Three suspects are under investigation including a former EU diplomat and two lobbyists.
It’s the first case in recent years to bring concrete allegations of spying by China against Germany and the European Union.
News of an investigation into a former senior EU diplomat suspected of spying for China is sending shockwaves through Brussels’ closely interlinked circles of lobbyists, officials and politicians.
While no one has been charged in the probe taking place in Germany and Belgium, officials and lobbyists in the EU capital are already discussing the potential impact of the bombshell revelation that an EU veteran employed by a lobbying firm could have been passing sensitive information to Beijing.
The former EU ambassador suspected by German prosecutors of spying for China was Gerhard Sabathil, according to EU officials talking to US newspaper the Washington Post on condition of anonymity.
The dual German-Hungarian national had served as the EU envoy to South Korea, Germany, Iceland, and Norway prior to going to work for Eutop, a mid-sized lobbying firm with offices in Brussels, Berlin, and Munich, in 2017, where he was still listed as a “managing director” on its website on Friday (17 January).
The former German diplomat who worked in the EU’s institutions is under investigation along with two lobbyists on suspicion of spying for the Chinese government.
Nine homes and offices in Brussels, Berlin, Baden-Württemberg and Bavaria have reportedly been raided by police on behalf of the German federal prosecutor’s office.
The investigation, led by Germany’s attorney general, Peter Frank, is examining the activities of the diplomat since he moved into lobbying two years ago, diplomat who works for a lobbying firm is now under suspicion of spying for China, Der Spiegel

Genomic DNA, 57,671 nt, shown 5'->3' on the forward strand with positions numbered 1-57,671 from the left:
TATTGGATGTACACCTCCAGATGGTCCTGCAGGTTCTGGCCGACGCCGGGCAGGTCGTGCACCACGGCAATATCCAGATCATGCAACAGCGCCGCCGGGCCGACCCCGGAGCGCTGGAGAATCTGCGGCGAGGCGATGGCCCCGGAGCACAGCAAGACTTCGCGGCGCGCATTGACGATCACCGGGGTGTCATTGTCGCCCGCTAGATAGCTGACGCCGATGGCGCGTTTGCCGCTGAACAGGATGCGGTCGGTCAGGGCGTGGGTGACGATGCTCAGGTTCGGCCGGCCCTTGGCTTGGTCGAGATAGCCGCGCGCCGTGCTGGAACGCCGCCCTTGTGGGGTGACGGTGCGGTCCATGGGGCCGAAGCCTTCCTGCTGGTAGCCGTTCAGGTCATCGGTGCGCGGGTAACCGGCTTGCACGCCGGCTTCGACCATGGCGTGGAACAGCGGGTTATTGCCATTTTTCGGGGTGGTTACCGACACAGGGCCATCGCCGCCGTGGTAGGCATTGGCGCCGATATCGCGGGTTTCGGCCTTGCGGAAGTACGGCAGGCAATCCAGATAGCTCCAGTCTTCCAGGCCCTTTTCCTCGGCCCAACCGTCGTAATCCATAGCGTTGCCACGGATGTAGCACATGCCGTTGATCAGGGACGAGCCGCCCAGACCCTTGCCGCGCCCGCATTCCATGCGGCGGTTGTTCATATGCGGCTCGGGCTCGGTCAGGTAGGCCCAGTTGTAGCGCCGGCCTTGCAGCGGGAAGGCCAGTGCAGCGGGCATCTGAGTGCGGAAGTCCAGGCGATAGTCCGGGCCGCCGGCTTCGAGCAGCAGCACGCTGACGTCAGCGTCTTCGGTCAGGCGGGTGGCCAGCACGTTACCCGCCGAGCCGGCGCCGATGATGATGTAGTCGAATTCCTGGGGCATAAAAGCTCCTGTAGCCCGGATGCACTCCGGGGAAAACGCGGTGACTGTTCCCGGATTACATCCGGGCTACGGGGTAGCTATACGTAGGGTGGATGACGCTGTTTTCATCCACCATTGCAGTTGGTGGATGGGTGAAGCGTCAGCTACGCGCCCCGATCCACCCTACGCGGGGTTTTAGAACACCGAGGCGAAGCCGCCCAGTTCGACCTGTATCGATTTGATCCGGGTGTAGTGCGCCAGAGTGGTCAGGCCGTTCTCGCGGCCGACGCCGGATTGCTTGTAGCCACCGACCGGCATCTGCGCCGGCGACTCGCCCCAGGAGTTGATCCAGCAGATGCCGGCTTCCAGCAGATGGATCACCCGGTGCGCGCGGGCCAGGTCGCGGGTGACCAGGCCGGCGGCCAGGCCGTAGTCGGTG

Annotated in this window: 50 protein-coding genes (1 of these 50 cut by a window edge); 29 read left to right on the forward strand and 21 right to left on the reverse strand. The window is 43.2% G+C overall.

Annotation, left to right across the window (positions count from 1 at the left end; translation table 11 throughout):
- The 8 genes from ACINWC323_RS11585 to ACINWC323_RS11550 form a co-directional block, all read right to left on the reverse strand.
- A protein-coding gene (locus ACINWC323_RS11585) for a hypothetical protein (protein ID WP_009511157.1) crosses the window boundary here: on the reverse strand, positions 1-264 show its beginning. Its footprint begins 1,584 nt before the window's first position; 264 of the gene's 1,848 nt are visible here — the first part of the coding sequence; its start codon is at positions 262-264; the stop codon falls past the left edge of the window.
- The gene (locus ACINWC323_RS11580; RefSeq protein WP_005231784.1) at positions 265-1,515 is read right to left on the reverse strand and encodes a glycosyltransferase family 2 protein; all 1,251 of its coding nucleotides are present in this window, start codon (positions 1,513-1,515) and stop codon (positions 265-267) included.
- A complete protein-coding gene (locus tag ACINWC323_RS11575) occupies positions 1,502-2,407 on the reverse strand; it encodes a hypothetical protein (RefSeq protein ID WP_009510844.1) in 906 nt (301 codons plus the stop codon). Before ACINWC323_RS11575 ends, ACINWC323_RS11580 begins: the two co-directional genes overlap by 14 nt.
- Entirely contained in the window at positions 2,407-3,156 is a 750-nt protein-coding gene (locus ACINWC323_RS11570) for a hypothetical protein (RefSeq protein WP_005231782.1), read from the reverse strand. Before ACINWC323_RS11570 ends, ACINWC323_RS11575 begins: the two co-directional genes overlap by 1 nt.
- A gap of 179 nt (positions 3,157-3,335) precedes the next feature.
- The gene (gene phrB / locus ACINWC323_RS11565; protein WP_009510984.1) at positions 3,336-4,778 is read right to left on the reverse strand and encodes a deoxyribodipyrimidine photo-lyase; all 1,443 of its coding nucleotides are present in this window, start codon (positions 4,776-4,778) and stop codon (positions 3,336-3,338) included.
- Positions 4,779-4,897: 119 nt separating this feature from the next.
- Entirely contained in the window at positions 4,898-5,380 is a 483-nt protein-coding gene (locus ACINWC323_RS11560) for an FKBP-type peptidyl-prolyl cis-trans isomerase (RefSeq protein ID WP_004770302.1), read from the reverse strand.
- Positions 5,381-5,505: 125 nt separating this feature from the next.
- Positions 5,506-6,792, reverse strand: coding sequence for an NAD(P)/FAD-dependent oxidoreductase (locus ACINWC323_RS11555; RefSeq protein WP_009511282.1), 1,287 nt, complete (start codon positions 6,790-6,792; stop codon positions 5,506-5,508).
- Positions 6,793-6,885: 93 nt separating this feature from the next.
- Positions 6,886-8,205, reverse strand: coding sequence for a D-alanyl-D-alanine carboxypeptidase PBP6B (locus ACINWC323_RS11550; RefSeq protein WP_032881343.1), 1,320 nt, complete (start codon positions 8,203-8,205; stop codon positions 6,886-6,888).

A spokesman for the federal prosecutor’s office confirmed the investigation “into suspected espionage” to news agency AFP.
Prosecutors did not provide further details on the case, except to say that none of the suspects had been arrested.
Two of the suspects are accused of “sharing private commercial information with the Chinese Ministry for State Security,” according to news magazine Der Spiegel, which first reported on the raids.
The third suspect in the case indicated “a willingness to do so,” the magazine reported.
The German suspect Gerhard Sabathil worked at the European Commission in Brussels and later served as an EU ambassador in several countries. In 2017, the suspect left to begin work at a “well-known lobbying firm” in Germany.
Sabathil was recalled from his ambassadorial stint in Seoul in 2016, just a year into his posting, after his security clearance was revoked, according to The Washington Post. Before that, he was director for East Asia and the Pacific at the Brussels headquarters of the European External Action Service, the diplomatic corps of the EU.
He was also affiliated with the College of Europe’s postgraduate institute of European studies, whose main campus is in Bruges, Belgium. His profile page at the college reads: “Even though this profile continues to exist, this person is no longer working at the College of Europe.”
The work history of Sabathil, who was previously ambassador to Norway and Iceland and led the EU representative office in Germany, matches the details published by Germany’s Der Spiegel magazine, which first reported on the investigation, without disclosing any names of suspects.
Gerhard Sabathil the former diplomat is believed to have started spying for China in 2017 and recruiting the other two suspects, Der Spiegel reported.
If the allegations are confirmed, it would be one of the few cases to bring concrete evidence of China spying against Germany and the EU.
As Germany and others in Europe look to update their digital infrastructure and build up 5G networks, they face increasing pressure from the US to exclude Chinese technology giant Huawei.
rs/stb (AFP, dpa, Reuters)